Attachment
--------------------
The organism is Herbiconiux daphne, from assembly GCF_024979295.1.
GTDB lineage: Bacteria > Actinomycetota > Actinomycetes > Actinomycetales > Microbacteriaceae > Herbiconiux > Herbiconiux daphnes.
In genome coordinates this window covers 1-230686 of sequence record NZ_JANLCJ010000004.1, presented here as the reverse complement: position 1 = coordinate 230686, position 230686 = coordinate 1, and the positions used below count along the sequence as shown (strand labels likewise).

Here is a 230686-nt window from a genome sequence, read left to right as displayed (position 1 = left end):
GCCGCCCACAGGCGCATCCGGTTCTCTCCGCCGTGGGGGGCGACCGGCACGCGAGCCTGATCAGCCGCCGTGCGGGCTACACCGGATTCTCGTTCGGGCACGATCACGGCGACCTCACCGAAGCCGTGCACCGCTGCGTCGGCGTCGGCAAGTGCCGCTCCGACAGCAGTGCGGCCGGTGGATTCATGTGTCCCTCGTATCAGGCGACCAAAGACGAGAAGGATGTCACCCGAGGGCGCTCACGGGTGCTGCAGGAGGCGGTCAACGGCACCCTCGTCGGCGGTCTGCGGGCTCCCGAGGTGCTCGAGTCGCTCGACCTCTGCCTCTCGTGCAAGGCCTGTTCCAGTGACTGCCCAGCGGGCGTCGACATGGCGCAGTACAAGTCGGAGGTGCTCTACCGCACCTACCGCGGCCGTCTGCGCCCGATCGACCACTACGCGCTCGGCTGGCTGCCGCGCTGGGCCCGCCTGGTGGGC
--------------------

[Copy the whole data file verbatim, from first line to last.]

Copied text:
The organism is Herbiconiux daphne, from assembly GCF_024979295.1.
GTDB lineage: Bacteria > Actinomycetota > Actinomycetes > Actinomycetales > Microbacteriaceae > Herbiconiux > Herbiconiux daphnes.
In genome coordinates this window covers 1-230686 of sequence record NZ_JANLCJ010000004.1, presented here as the reverse complement: position 1 = coordinate 230686, position 230686 = coordinate 1, and the positions used below count along the sequence as shown (strand labels likewise).

Here is a 230686-nt window from a genome sequence, read left to right as displayed (position 1 = left end):
GCCGCCCACAGGCGCATCCGGTTCTCTCCGCCGTGGGGGGCGACCGGCACGCGAGCCTGATCAGCCGCCGTGCGGGCTACACCGGATTCTCGTTCGGGCACGATCACGGCGACCTCACCGAAGCCGTGCACCGCTGCGTCGGCGTCGGCAAGTGCCGCTCCGACAGCAGTGCGGCCGGTGGATTCATGTGTCCCTCGTATCAGGCGACCAAAGACGAGAAGGATGTCACCCGAGGGCGCTCACGGGTGCTGCAGGAGGCGGTCAACGGCACCCTCGTCGGCGGTCTGCGGGCTCCCGAGGTGCTCGAGTCGCTCGACCTCTGCCTCTCGTGCAAGGCCTGTTCCAGTGACTGCCCAGCGGGCGTCGACATGGCGCAGTACAAGTCGGAGGTGCTCTACCGCACCTACCGCGGCCGTCTGCGCCCGATCGACCACTACGCGCTCGGCTGGCTGCCGCGCTGGGCCCGCCTGGTGGGC